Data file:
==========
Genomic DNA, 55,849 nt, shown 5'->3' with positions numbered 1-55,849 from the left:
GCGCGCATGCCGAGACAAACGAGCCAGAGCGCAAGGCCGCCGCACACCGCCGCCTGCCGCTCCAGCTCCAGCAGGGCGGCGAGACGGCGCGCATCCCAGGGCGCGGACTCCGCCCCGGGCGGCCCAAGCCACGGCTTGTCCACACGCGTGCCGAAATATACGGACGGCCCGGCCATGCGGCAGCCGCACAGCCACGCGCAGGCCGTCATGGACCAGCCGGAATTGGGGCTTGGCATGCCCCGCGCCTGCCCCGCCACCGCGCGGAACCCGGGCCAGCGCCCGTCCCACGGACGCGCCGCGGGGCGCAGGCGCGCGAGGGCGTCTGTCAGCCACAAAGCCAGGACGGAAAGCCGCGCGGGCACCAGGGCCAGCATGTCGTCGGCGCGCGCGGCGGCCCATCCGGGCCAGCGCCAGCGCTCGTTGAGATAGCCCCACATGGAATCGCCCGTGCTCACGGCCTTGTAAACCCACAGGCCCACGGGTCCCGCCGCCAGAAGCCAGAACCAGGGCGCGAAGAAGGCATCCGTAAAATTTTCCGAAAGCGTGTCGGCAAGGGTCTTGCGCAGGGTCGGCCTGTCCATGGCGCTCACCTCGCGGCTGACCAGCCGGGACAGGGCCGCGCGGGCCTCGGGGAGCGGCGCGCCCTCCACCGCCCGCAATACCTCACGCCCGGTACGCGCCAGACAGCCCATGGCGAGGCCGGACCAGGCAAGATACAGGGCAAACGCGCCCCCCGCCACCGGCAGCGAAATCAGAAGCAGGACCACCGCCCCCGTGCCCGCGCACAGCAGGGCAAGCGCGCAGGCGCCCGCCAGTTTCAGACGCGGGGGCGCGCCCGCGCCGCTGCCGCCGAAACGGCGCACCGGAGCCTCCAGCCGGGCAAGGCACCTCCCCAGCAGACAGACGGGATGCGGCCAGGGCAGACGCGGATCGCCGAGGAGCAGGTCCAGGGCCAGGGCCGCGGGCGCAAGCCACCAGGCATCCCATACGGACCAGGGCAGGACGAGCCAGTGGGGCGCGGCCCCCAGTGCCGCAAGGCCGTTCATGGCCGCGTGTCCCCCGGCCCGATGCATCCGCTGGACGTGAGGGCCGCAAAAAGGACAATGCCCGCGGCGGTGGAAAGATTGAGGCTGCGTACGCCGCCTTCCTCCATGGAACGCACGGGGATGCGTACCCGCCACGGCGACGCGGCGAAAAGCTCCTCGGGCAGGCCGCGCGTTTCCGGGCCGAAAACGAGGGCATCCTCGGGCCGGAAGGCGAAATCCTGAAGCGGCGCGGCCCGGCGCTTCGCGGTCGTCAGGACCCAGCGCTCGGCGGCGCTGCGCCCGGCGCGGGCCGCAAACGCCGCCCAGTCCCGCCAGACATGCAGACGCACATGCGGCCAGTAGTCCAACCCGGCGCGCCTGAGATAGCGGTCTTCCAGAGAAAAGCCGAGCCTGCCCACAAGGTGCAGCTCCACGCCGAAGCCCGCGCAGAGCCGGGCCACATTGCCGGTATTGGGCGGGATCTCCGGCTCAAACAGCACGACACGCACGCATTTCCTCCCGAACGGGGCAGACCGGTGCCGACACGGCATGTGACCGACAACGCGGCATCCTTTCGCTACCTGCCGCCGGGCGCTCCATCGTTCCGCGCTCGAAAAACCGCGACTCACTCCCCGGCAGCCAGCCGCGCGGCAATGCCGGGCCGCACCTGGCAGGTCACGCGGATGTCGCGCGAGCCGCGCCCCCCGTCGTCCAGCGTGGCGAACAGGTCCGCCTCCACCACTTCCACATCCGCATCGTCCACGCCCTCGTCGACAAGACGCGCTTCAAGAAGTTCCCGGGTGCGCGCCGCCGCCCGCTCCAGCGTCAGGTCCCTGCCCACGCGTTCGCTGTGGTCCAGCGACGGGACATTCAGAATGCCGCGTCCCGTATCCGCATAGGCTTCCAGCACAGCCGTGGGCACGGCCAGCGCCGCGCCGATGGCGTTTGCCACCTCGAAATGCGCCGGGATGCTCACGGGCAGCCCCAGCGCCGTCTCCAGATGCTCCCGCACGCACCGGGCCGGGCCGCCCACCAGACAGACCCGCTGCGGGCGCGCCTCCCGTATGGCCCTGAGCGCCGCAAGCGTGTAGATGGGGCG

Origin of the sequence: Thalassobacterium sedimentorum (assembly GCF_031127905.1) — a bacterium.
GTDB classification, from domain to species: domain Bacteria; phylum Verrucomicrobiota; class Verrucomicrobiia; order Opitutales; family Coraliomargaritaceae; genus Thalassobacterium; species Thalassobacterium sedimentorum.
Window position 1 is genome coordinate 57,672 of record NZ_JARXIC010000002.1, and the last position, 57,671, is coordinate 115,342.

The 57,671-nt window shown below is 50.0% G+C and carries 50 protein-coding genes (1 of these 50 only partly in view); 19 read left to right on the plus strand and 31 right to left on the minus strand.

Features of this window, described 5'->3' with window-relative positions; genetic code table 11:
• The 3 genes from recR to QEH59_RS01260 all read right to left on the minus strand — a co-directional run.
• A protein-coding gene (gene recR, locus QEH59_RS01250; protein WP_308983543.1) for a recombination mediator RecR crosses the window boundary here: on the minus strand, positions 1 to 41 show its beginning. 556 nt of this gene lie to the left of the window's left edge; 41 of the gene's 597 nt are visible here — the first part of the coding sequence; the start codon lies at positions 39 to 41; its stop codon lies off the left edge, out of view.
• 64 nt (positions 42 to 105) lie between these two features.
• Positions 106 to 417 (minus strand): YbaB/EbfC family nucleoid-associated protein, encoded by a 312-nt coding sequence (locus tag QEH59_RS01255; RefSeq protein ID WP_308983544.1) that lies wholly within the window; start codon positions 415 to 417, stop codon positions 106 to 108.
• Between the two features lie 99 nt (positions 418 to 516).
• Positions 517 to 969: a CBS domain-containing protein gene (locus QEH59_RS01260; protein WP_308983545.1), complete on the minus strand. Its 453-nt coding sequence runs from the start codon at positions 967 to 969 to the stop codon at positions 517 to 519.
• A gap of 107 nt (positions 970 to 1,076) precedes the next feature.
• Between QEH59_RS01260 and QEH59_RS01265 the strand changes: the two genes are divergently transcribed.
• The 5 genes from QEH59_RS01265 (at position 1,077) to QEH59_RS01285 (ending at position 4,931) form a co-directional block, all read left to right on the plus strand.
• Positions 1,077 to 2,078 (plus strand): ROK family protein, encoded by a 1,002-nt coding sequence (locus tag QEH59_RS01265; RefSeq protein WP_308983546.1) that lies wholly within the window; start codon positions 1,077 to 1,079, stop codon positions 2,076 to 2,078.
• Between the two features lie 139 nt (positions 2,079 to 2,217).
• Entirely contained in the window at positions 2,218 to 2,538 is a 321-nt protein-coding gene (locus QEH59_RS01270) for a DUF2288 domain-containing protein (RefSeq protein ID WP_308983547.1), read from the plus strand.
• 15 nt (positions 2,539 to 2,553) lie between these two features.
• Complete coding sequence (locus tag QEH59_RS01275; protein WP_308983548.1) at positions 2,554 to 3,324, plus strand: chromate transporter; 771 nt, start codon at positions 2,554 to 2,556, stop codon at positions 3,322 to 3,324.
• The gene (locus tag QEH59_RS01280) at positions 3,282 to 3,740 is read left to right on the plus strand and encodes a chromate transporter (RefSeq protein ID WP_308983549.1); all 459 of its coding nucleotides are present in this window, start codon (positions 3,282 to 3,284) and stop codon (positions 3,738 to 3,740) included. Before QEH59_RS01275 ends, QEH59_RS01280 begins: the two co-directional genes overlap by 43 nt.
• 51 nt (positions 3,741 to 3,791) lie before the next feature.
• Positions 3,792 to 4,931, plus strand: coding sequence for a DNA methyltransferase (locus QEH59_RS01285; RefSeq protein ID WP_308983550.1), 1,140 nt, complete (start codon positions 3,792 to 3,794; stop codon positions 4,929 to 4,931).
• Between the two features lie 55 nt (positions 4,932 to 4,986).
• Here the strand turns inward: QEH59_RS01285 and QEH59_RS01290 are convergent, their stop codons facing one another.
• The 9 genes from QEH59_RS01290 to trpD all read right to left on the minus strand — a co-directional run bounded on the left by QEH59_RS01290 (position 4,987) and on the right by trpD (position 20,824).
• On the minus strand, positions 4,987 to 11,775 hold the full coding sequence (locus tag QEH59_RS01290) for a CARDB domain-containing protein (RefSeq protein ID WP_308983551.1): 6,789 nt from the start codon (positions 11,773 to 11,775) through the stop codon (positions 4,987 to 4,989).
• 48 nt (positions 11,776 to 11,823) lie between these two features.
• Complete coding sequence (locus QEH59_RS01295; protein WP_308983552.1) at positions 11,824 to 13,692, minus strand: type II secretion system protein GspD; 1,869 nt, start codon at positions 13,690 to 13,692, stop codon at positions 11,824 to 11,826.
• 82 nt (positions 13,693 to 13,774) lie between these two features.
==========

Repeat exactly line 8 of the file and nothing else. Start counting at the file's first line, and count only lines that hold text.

• The 3 genes from recR to QEH59_RS01260 all read right to left on the minus strand — a co-directional run.